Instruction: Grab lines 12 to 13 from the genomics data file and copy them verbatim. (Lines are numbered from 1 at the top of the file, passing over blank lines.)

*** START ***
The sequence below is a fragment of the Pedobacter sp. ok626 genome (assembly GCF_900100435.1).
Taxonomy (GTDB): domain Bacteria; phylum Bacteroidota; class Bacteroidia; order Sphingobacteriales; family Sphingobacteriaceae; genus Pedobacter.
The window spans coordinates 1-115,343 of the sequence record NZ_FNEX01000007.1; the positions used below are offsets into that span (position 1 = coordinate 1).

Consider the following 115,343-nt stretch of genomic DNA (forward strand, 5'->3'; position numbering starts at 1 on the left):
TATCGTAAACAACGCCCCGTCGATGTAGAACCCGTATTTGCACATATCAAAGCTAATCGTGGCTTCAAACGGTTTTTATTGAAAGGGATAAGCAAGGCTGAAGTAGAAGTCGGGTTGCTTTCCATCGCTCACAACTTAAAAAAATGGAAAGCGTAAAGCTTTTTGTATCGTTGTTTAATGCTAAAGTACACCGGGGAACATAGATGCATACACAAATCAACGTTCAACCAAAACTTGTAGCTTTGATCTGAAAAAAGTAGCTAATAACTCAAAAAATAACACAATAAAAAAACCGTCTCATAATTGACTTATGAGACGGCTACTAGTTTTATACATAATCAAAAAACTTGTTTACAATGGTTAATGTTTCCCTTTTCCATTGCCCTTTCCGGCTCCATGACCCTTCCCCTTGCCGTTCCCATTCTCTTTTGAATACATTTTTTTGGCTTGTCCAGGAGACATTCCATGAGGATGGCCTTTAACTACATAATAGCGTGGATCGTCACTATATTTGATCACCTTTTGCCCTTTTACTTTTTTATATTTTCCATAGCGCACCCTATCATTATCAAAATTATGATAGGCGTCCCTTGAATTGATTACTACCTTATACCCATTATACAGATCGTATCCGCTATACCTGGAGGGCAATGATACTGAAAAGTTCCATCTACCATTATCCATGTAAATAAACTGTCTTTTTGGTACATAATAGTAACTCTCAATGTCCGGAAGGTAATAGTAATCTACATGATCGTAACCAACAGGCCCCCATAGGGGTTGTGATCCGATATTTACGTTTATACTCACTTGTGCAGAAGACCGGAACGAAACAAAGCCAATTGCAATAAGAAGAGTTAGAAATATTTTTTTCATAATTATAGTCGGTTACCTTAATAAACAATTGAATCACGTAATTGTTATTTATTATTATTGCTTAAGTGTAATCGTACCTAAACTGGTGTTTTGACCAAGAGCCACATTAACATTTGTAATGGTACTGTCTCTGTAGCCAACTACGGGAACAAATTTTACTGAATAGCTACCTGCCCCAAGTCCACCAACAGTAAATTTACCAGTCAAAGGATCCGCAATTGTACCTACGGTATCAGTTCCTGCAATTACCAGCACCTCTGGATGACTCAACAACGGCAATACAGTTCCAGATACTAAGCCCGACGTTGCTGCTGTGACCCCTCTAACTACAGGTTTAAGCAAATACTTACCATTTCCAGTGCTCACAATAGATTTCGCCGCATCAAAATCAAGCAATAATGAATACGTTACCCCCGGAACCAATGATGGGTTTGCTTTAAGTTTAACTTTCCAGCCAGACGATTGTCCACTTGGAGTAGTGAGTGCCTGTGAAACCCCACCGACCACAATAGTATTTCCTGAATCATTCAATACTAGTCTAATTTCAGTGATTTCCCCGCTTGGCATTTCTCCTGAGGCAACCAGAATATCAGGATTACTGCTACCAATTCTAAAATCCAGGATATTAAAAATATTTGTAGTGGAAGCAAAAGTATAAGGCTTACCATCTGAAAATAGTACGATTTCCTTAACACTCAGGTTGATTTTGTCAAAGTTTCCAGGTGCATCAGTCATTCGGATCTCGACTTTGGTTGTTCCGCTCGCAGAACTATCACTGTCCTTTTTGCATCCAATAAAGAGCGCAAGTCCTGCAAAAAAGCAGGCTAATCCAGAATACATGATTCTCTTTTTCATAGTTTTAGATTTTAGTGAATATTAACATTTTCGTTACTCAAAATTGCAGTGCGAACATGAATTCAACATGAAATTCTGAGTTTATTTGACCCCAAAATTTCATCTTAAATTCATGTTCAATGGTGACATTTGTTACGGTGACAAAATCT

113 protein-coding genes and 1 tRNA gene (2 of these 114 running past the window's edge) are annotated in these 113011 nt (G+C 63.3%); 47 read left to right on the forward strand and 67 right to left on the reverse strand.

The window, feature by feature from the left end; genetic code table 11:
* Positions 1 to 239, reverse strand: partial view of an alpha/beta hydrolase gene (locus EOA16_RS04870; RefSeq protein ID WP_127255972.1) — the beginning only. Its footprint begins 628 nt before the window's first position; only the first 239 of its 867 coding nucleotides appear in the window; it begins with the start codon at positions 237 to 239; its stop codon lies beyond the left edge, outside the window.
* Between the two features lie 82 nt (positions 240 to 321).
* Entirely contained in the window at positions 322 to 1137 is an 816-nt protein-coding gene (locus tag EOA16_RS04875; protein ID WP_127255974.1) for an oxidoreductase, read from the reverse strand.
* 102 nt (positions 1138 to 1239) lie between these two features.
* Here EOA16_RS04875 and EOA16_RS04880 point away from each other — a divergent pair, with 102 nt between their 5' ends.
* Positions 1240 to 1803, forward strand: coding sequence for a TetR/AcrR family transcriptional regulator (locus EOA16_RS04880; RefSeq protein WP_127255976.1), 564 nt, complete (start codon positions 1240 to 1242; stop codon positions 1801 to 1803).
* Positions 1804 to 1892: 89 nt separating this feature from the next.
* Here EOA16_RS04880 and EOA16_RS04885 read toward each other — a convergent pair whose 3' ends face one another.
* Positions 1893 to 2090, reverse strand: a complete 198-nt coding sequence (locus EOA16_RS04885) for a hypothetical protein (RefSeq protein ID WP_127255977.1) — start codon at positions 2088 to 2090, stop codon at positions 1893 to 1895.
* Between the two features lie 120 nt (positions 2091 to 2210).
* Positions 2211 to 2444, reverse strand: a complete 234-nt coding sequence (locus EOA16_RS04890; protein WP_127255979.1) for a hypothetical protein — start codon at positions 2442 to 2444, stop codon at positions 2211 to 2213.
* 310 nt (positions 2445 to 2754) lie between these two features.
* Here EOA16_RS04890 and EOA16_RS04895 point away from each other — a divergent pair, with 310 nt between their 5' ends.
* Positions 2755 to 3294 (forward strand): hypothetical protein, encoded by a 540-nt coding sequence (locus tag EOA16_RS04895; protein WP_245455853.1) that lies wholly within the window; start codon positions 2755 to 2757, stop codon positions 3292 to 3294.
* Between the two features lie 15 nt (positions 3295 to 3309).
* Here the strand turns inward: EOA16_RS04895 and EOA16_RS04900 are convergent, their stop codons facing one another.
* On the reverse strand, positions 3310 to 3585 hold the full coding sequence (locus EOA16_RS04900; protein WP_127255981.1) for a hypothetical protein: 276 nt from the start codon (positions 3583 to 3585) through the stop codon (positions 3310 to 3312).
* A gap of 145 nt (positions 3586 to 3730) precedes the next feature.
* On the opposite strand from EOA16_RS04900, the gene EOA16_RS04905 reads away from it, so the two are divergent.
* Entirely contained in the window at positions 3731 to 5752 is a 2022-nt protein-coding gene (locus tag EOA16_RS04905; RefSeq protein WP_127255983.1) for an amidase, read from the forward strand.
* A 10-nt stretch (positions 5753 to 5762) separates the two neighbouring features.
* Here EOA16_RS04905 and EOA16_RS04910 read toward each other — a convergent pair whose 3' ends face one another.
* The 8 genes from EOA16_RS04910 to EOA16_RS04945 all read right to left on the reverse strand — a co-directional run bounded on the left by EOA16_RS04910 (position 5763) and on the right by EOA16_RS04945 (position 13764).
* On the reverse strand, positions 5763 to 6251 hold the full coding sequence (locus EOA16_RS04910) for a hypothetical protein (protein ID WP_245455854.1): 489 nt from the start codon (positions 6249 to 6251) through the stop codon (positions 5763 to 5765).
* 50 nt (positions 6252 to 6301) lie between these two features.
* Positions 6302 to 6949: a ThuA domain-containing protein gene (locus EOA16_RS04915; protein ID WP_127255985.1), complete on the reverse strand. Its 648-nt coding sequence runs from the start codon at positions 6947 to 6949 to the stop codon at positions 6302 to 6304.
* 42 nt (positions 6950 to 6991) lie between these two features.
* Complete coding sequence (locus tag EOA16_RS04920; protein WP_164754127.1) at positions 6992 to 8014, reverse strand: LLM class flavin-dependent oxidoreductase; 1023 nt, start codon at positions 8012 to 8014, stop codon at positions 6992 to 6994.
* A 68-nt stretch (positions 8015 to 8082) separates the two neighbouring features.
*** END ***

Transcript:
* Here EOA16_RS04875 and EOA16_RS04880 point away from each other — a divergent pair, with 102 nt between their 5' ends.
* Positions 1240 to 1803, forward strand: coding sequence for a TetR/AcrR family transcriptional regulator (locus EOA16_RS04880; RefSeq protein WP_127255976.1), 564 nt, complete (start codon positions 1240 to 1242; stop codon positions 1801 to 1803).